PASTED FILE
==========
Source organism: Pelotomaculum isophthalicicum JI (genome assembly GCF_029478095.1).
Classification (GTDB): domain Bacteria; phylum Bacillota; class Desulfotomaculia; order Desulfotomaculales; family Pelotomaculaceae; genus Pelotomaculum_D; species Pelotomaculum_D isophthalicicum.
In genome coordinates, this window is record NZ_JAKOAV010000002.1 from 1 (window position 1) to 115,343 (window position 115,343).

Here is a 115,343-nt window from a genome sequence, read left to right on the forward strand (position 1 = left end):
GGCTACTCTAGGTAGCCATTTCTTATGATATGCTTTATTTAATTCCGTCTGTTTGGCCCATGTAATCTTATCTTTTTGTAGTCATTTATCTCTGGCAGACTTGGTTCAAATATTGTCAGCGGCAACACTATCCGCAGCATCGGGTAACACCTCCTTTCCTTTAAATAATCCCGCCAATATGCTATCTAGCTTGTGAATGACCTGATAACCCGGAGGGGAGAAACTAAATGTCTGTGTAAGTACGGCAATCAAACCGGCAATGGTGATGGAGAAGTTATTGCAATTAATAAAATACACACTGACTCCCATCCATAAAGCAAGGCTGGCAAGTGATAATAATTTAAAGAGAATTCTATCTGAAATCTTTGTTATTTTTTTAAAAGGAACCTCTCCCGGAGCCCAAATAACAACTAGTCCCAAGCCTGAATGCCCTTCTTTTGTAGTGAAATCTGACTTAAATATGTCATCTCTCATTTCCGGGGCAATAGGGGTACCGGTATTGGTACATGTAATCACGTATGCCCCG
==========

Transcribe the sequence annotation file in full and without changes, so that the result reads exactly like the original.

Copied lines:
Source organism: Pelotomaculum isophthalicicum JI (genome assembly GCF_029478095.1).
Classification (GTDB): domain Bacteria; phylum Bacillota; class Desulfotomaculia; order Desulfotomaculales; family Pelotomaculaceae; genus Pelotomaculum_D; species Pelotomaculum_D isophthalicicum.
In genome coordinates, this window is record NZ_JAKOAV010000002.1 from 1 (window position 1) to 115,343 (window position 115,343).

Here is a 115,343-nt window from a genome sequence, read left to right on the forward strand (position 1 = left end):
GGCTACTCTAGGTAGCCATTTCTTATGATATGCTTTATTTAATTCCGTCTGTTTGGCCCATGTAATCTTATCTTTTTGTAGTCATTTATCTCTGGCAGACTTGGTTCAAATATTGTCAGCGGCAACACTATCCGCAGCATCGGGTAACACCTCCTTTCCTTTAAATAATCCCGCCAATATGCTATCTAGCTTGTGAATGACCTGATAACCCGGAGGGGAGAAACTAAATGTCTGTGTAAGTACGGCAATCAAACCGGCAATGGTGATGGAGAAGTTATTGCAATTAATAAAATACACACTGACTCCCATCCATAAAGCAAGGCTGGCAAGTGATAATAATTTAAAGAGAATTCTATCTGAAATCTTTGTTATTTTTTTAAAAGGAACCTCTCCCGGAGCCCAAATAACAACTAGTCCCAAGCCTGAATGCCCTTCTTTTGTAGTGAAATCTGACTTAAATATGTCATCTCTCATTTCCGGGGCAATAGGGGTACCGGTATTGGTACATGTAATCACGTATGCCCCG